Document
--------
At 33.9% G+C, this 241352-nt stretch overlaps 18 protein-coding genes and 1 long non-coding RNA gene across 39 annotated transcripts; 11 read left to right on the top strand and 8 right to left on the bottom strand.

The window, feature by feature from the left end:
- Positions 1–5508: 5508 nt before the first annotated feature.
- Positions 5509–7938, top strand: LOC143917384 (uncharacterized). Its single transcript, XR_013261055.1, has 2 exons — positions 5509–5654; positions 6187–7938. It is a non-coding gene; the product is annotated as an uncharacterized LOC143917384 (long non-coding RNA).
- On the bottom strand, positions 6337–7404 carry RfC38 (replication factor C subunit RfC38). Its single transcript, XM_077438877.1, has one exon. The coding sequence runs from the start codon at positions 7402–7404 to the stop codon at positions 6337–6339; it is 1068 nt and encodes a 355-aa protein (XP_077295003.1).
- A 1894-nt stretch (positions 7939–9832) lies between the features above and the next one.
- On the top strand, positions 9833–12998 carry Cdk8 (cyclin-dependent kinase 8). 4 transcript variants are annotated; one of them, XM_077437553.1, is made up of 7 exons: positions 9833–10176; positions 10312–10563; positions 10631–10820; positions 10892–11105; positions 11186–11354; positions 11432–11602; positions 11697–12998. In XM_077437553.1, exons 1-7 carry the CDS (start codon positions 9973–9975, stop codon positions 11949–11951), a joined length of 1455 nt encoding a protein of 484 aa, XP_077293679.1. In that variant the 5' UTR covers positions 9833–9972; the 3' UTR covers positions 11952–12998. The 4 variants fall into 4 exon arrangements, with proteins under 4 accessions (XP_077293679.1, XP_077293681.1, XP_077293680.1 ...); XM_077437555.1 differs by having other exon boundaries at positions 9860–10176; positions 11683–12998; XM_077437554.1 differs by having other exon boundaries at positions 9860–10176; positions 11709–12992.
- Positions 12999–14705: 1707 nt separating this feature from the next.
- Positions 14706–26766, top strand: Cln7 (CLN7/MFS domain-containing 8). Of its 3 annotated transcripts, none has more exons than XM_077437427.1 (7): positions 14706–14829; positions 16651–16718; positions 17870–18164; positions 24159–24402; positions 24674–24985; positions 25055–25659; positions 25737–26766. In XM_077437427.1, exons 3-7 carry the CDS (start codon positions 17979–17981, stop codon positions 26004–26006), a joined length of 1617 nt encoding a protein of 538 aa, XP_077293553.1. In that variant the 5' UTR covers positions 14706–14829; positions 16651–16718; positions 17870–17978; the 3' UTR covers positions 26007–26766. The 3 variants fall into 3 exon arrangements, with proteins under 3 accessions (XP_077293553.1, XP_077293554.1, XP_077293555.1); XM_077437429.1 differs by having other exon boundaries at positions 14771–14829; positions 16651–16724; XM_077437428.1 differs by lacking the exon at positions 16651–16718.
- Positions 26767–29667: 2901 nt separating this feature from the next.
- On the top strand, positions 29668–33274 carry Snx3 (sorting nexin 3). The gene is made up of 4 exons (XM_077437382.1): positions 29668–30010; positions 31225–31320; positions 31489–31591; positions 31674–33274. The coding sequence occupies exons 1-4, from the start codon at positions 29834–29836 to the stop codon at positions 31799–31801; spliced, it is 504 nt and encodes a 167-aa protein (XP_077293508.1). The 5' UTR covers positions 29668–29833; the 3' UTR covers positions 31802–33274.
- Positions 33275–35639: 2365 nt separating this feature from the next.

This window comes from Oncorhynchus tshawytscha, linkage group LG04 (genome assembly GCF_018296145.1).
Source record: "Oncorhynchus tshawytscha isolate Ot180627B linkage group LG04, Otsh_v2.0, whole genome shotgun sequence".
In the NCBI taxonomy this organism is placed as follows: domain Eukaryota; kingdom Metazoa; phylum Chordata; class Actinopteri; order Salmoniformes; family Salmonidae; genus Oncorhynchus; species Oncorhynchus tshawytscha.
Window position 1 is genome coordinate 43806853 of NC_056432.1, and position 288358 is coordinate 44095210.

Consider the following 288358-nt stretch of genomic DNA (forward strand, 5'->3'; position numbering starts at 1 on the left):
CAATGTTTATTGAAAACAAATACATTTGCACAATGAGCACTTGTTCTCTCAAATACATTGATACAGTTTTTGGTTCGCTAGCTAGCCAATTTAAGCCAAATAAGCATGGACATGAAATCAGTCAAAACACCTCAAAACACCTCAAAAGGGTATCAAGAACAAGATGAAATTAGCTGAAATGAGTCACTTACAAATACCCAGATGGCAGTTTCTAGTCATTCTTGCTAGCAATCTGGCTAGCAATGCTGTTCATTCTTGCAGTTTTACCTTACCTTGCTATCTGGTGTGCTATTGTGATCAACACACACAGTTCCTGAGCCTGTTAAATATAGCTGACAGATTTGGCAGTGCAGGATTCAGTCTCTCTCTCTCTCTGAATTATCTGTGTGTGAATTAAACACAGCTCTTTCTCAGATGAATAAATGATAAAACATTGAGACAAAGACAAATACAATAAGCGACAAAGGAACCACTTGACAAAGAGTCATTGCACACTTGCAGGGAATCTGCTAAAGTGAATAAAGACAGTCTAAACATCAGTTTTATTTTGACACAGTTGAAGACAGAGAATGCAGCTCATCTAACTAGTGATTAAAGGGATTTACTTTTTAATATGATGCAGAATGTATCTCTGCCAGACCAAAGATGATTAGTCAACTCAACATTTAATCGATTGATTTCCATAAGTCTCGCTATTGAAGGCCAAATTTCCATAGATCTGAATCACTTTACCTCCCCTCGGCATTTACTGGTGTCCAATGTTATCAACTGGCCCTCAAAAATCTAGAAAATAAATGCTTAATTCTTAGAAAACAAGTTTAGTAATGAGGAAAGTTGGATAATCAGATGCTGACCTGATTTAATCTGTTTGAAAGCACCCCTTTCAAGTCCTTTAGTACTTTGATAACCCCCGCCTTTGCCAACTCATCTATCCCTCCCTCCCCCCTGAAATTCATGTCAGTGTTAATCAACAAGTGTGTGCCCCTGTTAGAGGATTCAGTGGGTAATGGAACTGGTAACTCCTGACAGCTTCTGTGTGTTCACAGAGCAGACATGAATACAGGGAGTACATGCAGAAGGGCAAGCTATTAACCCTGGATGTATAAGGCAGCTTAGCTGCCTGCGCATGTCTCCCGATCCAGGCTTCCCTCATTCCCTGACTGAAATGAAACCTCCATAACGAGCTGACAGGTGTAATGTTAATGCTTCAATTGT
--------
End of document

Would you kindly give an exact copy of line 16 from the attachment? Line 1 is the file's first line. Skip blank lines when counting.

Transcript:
Window position 1 is genome coordinate 43806853 of NC_056432.1, and position 288358 is coordinate 44095210.